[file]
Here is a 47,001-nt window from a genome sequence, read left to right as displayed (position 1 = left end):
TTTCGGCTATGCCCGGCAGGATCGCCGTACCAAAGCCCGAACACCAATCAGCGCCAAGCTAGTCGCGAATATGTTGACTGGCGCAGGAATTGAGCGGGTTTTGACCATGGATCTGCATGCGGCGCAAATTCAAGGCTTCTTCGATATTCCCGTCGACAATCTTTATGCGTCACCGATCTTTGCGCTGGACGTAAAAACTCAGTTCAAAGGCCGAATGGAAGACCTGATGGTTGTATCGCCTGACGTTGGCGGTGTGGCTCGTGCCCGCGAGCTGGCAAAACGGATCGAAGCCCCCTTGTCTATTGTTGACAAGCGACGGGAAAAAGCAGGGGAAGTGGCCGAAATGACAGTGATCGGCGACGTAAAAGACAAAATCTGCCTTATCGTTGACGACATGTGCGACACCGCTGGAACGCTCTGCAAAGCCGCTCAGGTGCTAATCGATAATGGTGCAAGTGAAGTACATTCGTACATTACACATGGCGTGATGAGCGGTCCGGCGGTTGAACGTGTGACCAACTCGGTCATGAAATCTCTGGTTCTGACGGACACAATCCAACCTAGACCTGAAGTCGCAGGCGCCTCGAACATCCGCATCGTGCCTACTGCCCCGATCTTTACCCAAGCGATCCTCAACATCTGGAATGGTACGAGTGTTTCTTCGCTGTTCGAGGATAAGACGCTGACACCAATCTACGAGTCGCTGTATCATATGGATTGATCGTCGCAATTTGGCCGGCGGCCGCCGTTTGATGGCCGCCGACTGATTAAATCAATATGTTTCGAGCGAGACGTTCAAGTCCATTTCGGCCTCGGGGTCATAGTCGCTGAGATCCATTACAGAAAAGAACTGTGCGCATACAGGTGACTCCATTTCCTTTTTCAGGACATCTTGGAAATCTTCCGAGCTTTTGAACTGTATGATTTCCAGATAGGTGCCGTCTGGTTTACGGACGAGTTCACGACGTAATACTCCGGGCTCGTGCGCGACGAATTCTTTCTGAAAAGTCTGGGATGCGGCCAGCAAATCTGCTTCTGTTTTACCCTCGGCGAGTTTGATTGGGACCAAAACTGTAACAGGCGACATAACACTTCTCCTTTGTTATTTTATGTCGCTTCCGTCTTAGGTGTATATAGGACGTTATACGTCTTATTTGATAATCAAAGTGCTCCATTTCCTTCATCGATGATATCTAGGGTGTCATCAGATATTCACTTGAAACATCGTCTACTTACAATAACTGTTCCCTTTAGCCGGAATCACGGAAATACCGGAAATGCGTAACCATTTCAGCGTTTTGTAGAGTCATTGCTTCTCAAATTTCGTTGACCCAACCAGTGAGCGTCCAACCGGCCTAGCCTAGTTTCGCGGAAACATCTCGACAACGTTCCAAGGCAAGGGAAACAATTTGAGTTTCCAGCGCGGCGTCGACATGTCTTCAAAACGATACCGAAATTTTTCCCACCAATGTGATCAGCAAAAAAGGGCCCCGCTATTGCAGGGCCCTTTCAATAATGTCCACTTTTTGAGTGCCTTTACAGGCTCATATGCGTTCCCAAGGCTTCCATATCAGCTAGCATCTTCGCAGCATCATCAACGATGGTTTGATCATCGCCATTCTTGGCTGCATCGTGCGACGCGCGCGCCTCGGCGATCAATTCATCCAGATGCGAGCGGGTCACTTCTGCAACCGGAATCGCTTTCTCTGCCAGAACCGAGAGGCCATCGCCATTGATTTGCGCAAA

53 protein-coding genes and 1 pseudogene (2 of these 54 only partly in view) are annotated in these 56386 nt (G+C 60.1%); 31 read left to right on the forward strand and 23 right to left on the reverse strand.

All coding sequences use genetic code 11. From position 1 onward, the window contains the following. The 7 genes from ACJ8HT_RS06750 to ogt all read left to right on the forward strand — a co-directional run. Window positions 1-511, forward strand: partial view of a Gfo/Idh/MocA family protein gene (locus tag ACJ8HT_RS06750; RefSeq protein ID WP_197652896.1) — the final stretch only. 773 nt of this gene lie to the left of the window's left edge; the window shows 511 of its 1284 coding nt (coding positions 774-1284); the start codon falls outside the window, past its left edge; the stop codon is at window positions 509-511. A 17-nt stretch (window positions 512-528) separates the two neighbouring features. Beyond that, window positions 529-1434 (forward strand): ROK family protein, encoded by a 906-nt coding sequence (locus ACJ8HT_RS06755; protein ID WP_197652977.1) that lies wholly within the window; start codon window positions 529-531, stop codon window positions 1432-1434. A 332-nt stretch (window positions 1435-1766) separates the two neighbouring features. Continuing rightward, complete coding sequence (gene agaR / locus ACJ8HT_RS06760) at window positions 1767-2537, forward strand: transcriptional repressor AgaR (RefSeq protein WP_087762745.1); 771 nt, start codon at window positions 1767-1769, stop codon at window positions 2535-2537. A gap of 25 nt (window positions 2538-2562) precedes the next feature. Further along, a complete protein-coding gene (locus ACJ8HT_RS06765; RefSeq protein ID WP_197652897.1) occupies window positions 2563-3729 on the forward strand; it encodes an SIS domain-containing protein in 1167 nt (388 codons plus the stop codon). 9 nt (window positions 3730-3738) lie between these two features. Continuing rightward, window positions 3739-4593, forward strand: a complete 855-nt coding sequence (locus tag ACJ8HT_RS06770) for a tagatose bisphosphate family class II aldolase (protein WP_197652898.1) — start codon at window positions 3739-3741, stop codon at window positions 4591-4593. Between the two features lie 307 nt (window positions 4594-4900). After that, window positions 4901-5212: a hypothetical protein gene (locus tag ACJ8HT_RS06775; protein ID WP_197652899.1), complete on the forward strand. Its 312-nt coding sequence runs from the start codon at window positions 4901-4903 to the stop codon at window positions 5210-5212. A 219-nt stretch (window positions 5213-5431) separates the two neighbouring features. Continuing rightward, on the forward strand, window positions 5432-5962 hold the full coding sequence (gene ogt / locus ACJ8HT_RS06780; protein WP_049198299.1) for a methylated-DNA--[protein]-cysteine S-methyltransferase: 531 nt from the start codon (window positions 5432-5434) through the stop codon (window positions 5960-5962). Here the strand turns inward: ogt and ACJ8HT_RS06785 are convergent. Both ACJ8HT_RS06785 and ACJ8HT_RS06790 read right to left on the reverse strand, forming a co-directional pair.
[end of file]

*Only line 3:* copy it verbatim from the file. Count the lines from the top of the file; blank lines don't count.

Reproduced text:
53 protein-coding genes and 1 pseudogene (2 of these 54 only partly in view) are annotated in these 56386 nt (G+C 60.1%); 31 read left to right on the forward strand and 23 right to left on the reverse strand.